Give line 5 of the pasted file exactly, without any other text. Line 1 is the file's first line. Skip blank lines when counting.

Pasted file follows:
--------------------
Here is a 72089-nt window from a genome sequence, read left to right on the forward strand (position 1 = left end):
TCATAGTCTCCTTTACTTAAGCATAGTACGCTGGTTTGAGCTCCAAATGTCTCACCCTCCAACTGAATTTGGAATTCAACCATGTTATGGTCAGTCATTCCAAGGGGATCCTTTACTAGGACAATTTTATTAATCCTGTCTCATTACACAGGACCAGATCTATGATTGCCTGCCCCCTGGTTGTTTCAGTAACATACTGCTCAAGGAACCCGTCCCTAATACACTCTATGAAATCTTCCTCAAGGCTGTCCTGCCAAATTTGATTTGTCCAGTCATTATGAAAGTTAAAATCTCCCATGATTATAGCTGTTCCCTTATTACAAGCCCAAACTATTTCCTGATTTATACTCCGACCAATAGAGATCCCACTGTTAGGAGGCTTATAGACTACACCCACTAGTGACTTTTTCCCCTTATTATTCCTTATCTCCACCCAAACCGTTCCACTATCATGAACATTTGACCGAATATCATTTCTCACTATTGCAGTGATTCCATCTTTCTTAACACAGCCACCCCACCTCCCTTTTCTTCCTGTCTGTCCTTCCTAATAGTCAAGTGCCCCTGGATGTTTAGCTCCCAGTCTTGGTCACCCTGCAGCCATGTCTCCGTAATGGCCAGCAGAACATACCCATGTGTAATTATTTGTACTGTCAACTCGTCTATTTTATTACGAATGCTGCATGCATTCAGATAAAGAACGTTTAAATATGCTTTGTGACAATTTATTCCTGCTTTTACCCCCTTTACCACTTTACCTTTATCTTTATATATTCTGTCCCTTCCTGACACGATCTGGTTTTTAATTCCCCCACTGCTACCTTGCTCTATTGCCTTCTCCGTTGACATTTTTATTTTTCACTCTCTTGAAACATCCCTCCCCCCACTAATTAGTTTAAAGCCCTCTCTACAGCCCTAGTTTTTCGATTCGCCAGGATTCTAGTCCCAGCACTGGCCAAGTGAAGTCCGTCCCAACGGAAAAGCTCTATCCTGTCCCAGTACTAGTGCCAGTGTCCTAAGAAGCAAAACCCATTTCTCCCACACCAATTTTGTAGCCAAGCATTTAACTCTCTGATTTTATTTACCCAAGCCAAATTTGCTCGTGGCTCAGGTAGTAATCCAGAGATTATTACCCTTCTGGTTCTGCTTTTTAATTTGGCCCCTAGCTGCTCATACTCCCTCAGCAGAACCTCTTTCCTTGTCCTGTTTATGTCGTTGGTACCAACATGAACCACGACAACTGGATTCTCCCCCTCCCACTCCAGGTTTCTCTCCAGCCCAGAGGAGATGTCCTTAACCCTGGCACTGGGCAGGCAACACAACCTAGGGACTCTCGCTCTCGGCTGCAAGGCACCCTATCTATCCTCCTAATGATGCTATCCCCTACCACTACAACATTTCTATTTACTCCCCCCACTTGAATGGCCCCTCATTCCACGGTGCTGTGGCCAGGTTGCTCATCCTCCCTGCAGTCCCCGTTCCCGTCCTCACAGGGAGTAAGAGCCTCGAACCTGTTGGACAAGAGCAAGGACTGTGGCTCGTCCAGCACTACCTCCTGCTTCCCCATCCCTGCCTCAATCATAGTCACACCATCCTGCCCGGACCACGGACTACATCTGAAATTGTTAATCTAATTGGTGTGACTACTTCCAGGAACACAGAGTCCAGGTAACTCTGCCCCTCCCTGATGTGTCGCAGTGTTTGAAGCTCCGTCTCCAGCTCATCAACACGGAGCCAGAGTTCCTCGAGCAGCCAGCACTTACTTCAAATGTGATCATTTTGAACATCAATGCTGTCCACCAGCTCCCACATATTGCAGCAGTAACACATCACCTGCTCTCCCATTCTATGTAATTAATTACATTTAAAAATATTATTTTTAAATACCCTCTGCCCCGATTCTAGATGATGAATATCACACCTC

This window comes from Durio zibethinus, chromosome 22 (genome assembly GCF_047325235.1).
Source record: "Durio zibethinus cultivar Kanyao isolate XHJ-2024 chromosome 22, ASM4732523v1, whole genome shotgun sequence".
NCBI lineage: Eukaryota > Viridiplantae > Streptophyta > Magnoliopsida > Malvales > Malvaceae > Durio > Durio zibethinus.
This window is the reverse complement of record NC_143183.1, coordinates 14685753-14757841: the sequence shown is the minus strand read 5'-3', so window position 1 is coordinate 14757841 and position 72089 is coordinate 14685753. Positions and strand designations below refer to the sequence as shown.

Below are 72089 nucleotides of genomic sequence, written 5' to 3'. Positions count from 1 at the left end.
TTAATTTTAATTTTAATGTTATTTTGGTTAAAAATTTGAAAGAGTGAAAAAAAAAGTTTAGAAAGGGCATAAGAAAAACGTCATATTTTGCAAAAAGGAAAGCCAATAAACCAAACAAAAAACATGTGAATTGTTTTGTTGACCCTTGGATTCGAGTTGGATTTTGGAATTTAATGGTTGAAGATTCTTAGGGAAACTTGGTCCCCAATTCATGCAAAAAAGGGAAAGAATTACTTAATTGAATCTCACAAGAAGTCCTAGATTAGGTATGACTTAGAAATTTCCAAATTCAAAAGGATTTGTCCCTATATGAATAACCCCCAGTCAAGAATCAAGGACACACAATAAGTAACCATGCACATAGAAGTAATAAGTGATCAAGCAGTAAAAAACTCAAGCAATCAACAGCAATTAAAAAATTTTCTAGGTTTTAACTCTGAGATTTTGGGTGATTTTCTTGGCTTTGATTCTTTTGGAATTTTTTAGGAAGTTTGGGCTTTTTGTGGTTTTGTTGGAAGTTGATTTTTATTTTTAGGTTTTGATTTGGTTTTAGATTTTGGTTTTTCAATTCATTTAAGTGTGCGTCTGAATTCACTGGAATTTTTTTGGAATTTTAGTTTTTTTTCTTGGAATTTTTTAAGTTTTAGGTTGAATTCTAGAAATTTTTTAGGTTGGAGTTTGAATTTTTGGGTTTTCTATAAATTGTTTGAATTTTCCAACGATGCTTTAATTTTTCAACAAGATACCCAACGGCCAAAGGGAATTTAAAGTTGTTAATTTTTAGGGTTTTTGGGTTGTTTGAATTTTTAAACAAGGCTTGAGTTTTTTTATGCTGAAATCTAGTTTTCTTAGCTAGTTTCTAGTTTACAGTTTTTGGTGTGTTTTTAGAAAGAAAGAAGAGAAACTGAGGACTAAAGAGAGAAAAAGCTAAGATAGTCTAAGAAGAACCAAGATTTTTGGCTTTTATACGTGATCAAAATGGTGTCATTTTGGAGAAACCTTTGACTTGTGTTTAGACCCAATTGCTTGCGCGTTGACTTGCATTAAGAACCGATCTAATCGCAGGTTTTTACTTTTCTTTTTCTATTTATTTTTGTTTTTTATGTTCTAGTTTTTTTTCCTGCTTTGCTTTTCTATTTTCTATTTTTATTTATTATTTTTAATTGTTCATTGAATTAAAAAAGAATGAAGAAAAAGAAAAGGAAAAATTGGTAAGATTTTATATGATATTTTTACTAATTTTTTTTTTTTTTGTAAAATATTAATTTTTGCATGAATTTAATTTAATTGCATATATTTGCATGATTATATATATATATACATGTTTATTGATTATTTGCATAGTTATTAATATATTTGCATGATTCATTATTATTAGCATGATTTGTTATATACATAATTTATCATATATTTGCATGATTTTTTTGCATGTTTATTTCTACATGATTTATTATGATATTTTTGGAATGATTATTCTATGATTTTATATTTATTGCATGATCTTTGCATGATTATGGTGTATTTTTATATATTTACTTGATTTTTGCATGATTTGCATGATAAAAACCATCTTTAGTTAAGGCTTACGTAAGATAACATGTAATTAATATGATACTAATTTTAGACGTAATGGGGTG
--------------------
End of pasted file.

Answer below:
NCBI lineage: Eukaryota > Viridiplantae > Streptophyta > Magnoliopsida > Malvales > Malvaceae > Durio > Durio zibethinus.